Paul Ash's article in this weekend Lifestyle is pretty good. The last paragraph is brilliant. That said, the cover of the supplement is festooned with Standard Bank graffiti which shrilly shrieks: swipe your credit card 50 times (or whatever) month and win this. Swipe it 40 times and win that, etc etc. Now I dunno about you, but every time you 'swipe' a card, that usually involves a transaction. So you have this incentive to spend to get something for (apparently) nothing. Er....we are facing chronic interest rates, and nosediving markets in general. With fuel and food prices where they are, should we really - responsibly - be swiping away?
Now I am a fan of Standard Bank for a variety of reasons. My buddy works for the company, and I'm a member of the Standard Bank cycling club (and its an excellent club with lekker perks). As such, I'm disappointed in this frankly irresponsible marketing jaunt. Are marketers just plain dumb, or just plain ruthlessly greedy?
Some people are going to shake their heads at this, but amongst health professionals it is common knowledge that drinking the likes of milk (and milk products) doesn't increase the amount of calcium in the bones, by consuming milk products you tend to discharge or flush out calcium. This is assuming the person doesn't have chronic calcium deficiency to start off with (in which case milk would do some good). See how it works in healthy people is that a person's skeleton acts as a calcium bank. So when calcium is needed (and the blood levels are a measure of this), more and more calcium is withdrawn from the skeleton bank. People become calcium deficient not by consuming too little calcium (in fact, most people consume too much via too many milk products), but by drinking highly sugary beverages like soft drinks, and coffee. Coke and coffee have a leeching effect on the skeleton. I think many people are aware that high volumes of daily cola consumption dissolve the teeth over a relatively short period of time. Btw - teeth are made of bones. Coke (and similar high fatty, high sugar foods) have a similar impact on our skeletons.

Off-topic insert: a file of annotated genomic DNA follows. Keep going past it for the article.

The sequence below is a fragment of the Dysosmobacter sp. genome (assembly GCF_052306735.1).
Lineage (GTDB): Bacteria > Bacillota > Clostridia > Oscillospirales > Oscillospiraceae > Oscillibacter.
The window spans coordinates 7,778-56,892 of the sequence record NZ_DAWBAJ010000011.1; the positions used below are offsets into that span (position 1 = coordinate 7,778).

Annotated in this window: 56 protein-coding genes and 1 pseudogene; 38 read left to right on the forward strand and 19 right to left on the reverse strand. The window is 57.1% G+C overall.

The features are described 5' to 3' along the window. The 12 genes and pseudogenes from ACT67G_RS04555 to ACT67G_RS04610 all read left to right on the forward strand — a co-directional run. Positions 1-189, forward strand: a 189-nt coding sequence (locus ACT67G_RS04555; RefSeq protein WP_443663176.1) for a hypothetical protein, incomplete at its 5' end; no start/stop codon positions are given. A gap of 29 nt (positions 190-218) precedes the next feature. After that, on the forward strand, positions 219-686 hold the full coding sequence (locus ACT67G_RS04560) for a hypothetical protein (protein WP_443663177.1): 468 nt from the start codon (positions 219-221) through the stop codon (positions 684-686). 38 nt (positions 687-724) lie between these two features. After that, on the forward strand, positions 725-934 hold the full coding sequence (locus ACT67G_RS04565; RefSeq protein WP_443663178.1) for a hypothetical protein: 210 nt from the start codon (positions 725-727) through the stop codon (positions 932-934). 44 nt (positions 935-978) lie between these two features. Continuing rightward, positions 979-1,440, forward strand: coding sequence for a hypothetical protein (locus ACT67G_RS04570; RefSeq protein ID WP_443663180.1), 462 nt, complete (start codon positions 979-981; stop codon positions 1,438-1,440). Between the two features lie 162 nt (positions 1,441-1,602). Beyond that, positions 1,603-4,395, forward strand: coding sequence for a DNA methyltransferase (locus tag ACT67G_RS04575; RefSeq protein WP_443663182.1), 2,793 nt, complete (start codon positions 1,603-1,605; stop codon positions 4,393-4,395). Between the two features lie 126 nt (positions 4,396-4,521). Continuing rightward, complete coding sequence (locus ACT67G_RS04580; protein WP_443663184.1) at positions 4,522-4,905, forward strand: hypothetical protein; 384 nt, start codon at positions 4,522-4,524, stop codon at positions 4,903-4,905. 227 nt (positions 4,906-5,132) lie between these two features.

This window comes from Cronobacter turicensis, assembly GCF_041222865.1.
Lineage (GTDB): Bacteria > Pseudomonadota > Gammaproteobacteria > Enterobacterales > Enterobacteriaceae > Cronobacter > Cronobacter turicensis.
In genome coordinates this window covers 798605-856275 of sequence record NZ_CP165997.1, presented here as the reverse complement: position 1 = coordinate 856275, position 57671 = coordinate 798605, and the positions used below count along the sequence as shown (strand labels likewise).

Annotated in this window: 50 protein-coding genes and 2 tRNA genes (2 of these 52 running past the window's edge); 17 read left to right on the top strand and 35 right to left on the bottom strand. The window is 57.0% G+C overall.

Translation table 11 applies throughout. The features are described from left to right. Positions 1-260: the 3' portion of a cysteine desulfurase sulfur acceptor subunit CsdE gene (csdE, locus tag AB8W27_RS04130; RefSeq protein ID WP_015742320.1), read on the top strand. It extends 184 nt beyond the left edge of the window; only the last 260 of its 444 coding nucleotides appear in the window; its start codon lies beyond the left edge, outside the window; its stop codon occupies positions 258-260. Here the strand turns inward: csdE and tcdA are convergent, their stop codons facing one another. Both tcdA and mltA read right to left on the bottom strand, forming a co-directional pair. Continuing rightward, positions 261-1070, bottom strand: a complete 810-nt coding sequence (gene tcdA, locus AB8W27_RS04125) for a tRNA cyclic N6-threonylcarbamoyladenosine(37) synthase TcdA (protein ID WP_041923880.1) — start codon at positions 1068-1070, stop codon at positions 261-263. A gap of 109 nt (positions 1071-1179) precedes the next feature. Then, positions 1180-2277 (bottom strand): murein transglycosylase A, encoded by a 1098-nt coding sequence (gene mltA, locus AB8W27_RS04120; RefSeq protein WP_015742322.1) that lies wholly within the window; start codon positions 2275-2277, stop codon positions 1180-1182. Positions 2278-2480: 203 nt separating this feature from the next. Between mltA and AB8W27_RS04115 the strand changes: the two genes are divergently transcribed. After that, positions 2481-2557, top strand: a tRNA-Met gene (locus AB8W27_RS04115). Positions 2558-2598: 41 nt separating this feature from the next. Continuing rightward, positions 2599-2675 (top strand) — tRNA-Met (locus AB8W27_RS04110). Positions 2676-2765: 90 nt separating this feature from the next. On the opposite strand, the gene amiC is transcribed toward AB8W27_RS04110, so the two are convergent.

There is currently a radio ad - by either Parmalat or Clover - where Alex Jay intones the myth that milk = calcium. It is similar to the myth that meat = protein or 'the only way to get enough protein is by eating meat'. The milk and meat industries rely on this deception to prosper, and while we're at it - so do the egg industries. We get egg in everything these days, including an ordinary chocolate. We don't really need more than a single egg a month, and even then, the albumen is what might come in handy. The rest is cholesterol, exactly what a mature adult doesn't need - in a society where the number one cause of death is heart attacks. Heart attacks are caused principally by poor diet and lifestyle choices (lack of exercise, stress, drinking, smoking) and to some extent from genetic predispositions.